Males from Down Under have been cutting quite a swath in our imagination in recent years. I mean, remember all those nifty swimmers in Sydney last summer at the Olympic games? Not to mention the likes of Mel Gibson. All right, so he was born in Peekskill, N.Y. and only hit Australia at the age of 12, but his "Mad Max" put him and Australia on the map in a big way. And he's the first movie star to make the pricey $25 million a flick. As well, we've been seeing what his mates Russell Crowe and Geoffrey Rush can do, racking up big box office scores -- not to mention collecting Academy Awards, nominations and statutes.
Australia, in its own way, has much in common with the Wild West days of our own country. Although a relatively new country, the British started shipping their convicts there in the 18th century to settle the vast and largely barren land. Many of the deported convict folk were Irish, and a very rough lot they were too. They were treated brutally -- even savagely -- yet, on the whole, managed to survive, becoming all the tougher for it. Just check out Robert Hughes' quite wonderful and horrifying history of Australia, "The Fatal Shore," and read of the appalling tales of convict existence in those times. Any one of a half dozen could make for a great movie -- but tough, very tough stuff. They all make life on Devil's Island look like the proverbial day at the beach.
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It's no surprise, then, that such conditions and such men could produce some bigger-than-life creations -- mythic, legendary figures. Ned Kelly, leader of the Kelly Gang, is one such folk hero. Born in the last quarter of the 19th century to a poor Irish family -- the grandfather of whom had arrived as a convict -- Kelly is remembered today as being sort of a latter-day Robin Hood of sorts.
Kelly had his movie, made about 15 years or so back with Mick Jagger as the eponymous Ned, which boasted a terrific poster -- a great metal bucket-like shape like some grotesque knight's helmet in fierce dark reddish coloring. The movie itself, alas, was panned by the critics and largely ignored by the public. Jagger stayed out of the movie business.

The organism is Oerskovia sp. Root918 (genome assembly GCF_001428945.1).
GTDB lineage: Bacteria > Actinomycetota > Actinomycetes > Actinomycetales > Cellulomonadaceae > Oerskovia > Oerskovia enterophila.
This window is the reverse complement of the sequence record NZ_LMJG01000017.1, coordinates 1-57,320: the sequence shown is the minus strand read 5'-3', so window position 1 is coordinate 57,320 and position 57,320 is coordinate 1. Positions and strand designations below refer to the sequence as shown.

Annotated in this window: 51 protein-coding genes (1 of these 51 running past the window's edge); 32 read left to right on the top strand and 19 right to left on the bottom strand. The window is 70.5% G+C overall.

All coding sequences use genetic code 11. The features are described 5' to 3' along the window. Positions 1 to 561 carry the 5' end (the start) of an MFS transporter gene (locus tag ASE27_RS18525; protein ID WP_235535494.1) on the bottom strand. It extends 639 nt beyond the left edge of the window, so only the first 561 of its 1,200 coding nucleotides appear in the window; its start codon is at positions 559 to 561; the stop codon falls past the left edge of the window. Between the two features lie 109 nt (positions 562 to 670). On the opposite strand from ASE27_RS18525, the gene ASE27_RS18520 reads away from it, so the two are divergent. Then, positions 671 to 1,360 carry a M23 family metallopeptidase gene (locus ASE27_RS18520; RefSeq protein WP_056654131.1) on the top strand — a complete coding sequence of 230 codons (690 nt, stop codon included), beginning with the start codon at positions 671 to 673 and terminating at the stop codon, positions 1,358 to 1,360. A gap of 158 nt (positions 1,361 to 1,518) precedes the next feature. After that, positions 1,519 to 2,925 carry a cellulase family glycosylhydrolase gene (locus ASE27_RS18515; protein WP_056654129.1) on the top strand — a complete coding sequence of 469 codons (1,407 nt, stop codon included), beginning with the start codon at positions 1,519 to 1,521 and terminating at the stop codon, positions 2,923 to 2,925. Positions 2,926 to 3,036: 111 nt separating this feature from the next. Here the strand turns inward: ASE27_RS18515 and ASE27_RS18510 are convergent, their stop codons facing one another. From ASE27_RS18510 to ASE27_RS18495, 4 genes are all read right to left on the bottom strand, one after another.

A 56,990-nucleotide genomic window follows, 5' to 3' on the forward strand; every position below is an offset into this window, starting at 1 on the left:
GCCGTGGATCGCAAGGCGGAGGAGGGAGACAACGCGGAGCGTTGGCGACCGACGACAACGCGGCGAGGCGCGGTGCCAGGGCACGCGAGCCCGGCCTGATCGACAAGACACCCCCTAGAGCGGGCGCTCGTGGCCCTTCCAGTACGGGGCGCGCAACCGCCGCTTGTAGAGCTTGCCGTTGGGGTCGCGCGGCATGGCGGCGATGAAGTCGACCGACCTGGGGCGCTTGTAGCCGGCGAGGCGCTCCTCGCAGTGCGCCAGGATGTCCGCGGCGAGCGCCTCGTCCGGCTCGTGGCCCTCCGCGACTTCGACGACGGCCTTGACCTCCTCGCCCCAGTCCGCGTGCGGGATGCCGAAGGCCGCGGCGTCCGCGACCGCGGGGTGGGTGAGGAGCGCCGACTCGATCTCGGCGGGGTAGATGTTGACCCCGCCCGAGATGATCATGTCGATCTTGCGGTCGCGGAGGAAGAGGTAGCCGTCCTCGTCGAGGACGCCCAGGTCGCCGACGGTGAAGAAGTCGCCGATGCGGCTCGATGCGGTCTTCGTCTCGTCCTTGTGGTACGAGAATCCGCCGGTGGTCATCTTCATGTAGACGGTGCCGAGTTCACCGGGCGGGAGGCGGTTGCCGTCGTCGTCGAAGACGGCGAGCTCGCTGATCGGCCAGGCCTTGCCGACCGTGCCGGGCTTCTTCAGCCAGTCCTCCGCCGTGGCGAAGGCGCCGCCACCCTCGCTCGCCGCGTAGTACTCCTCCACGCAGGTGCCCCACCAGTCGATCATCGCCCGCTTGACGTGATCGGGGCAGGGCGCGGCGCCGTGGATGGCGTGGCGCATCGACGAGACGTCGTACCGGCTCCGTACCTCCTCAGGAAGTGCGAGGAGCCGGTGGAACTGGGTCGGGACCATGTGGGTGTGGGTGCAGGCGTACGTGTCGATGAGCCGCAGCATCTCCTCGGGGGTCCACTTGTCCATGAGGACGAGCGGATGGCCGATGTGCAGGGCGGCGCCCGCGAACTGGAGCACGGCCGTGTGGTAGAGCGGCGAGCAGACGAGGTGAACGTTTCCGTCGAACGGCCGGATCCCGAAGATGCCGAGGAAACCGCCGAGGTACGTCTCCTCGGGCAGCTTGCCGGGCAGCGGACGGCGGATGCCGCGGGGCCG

But the legend of Ned Kelly and his gang still teased the imagination of Australian novelist Peter Carey who'd earned himself England's prestigious literary award, the Booker Prize for "Oscar and Lucinda," a tale of extravagant doings in 19th century Australia. Today Carey and wife live in Manhattan, but Australia stays very much alive in his latest novel, "True History of the Kelly Gang," just published by Knopf.
Carey fashions his novel as being the long lost handwritten manuscript -- "thirteen parcels of stained and dog-eared-papers" -- of Ned Kelly addressed to his infant daughter, a daughter he was never to see, telling of his short and violent life. Carey, maintaining the fiction of this newly discovered manuscript, retains the idiosyncrasies of a marginally literate man. This device can be somewhat annoying. But once you adjust to his never using "was," but using "were" instead, and "v." for "very," "wd." for "would" and "1/2" for "half" in every conceivable place, like "1/2 mad," and "her frightened 1/2 brother," you gradually get accustomed to these quirks and go along with them. Profanity, Carey forswears, choosing to delete letters, or using phonetic initials ("effing"), or entertainingly resorts to the frequent use of "adjectival" as in "They've no adjectival hope of reading our tracks you take my word for it."
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Carey brings great tenderness and lyric beauty to Ned Kelly's account, while not forswearing the violence. A beauty and a lyricism it seems doubtful the real life Kelly ever gave much thought to, but these passages add greatly to the power and strength of the tale. The accounts of raids and violence are told with great vividness and power. Kelly went to the gallows at 26 but packed an immense amount of life into those short years.
Even though you know from the outset Kelly's fate, Carey makes you care about him and for him. It's clearly time for someone to take another shot at bringing Ned Kelly's story to the screen. Too bad, of course, the likes of Gibson and Crowe are quite a few years past 26, but surely among the crop of rising Australian actors there's got to be one to carry on the legend.
Waiting for the movie, "True History of the Kelly Gang" makes for one fine read.